Tony Wilson > Réification: Making the abstract, concrete - The Tony Wilson Experience
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The Tony Wilson Experience [Official website]
"TWENTY-four hours of 'binge thinking' and 'chain chatting' will honour the memory of Tony Wilson once again this year, the M.E.N. can reveal today, on what would have been his 59th birthday.
"After the success of last year's pilot, which brought together artistic luminaries with the bright young things of the future, organisers have set up a company which will stage the event for the next three years.
"'Reification, The Tony Wilson Experience Part 2' will take place on the weekend of June 20."
I was so excited about being selected for the Tony Wilson Experience, it felt great and I couldn't wait. At registration I was given an event pass; my name underneath the word 'Talent' – that gave me a buzz, gave me confidence, something I think Mr Wilson would have wanted. To break the ice, we had the task of finding our 'creative partner', a like minded individual. Mine was a lovely girl named Ruth. We both agreed that whatever happened, the next 24 hours would be interesting.
Steve Coogan and Peter Saville opened proceedings reminiscing about Tony, discussing their own careers and the identity of Mancunians. The artist Liam Spencer highlighted the lack of opportunities for young artists in the city – URBIS fully booked for the next two years and Cornerhouse disinterested in nurturing indigenous artistic talent. This needs to change.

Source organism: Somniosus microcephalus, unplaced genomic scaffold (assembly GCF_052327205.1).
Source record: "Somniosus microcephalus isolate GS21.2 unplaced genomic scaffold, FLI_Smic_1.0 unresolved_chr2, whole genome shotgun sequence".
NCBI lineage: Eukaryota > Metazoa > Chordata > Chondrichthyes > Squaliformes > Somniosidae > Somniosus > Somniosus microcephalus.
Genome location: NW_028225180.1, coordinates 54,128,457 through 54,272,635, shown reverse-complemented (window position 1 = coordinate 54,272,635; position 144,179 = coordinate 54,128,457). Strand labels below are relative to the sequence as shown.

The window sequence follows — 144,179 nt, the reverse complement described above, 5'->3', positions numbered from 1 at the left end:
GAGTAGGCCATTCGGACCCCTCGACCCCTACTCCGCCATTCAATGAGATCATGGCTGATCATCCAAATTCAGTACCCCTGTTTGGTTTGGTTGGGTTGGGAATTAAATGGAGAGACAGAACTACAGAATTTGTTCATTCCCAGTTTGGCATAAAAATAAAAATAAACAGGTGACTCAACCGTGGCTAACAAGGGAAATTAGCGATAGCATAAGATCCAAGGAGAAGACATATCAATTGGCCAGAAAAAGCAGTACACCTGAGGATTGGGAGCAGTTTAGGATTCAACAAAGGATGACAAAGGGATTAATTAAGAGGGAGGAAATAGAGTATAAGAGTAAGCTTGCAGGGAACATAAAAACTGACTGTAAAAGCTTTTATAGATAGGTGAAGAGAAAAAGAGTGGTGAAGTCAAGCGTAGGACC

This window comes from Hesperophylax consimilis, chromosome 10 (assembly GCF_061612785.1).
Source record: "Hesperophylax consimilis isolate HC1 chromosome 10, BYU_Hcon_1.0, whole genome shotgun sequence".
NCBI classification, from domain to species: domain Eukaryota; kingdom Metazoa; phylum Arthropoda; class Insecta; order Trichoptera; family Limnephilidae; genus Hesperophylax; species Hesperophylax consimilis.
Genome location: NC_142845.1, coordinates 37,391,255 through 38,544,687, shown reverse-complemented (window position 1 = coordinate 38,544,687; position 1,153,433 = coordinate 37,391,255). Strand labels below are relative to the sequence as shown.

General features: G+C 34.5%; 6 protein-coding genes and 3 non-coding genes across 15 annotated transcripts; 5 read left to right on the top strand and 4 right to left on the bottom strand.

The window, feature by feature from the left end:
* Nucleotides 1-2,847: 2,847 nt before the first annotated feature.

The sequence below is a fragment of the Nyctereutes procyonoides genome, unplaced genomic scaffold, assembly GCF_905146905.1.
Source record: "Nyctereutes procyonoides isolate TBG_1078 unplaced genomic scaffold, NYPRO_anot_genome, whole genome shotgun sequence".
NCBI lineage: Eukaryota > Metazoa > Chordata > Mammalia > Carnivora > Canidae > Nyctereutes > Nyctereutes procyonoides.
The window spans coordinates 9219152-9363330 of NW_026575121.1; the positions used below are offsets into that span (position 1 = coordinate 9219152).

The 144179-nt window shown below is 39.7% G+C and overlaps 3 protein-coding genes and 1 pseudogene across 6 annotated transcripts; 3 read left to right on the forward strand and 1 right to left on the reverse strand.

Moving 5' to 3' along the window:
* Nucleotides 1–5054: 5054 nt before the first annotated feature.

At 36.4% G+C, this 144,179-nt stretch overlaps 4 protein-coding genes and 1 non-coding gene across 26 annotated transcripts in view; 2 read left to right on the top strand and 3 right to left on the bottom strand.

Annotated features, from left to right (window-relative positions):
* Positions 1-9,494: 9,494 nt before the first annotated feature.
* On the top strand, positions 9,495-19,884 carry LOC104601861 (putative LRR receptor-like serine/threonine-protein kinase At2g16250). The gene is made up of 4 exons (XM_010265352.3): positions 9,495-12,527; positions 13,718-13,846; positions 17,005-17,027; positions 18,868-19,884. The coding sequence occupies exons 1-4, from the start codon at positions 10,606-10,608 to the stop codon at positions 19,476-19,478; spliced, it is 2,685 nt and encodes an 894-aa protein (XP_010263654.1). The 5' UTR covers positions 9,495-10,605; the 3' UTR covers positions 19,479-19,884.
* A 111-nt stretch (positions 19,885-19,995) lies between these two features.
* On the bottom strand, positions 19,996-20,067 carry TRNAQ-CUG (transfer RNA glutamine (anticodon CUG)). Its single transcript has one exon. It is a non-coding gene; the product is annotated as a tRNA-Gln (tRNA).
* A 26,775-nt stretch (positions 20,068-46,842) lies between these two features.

We were encouraged to interrupt and ask the panel questions, but this was difficult. Why were the 'stars' elevated on a stage? It worked only as a barrier to interaction. Hearing about the working methods of Irvine Welsh was very interesting but there were too many anecdotes about Tony and at times it felt like we were experiencing the situationist bug bear: the spectacle. Thankfully, Jayne Casey shifted the focus away from Tony, toward Liverpool and how the port city lacked a Wilson-esque figure to market its own image.
As the hours progressed the audience, increasingly inebriated, began quite rightly to object, heckle and enquire. This was much more like it. This, I felt, is what Anthony H would have wanted – a bit of tongue-in-cheek anarchy exemplified by the Happy Mondays 'performance' at around 3:30am. Congratulations to John Robb for somehow maintaining order.
Undoubtedly, the highlight was the open-mic session hosted by 'Johnny' at 5 in the morning. This perfectly captured the ethos of Tony's legacy – to provide opportunities for creative people. Talented youngsters recited poetry (notably 'An Ode to Manchester'), and spoke with each another about the difficulties in getting 'the breaks'. Fittingly, this session was attended by both Oli and Izzy Wilson who, along with Johnny encouraged the tentative participants.
This could be the start of something really important not just for the creative industries but for the future development of Manchester – a forum for ideas, objections and an important political voice for the youth. Young people don’t care about national politics, but they care about this city and its future development. A major concern emerging over the 24 hours was that we have gained a shiny new city centre but what have we lost? Enjoy your lattes but be aware of the effect that globalisation is having on the city; the appeal of Manchester, its identity and uniqueness needs to be carefully preserved.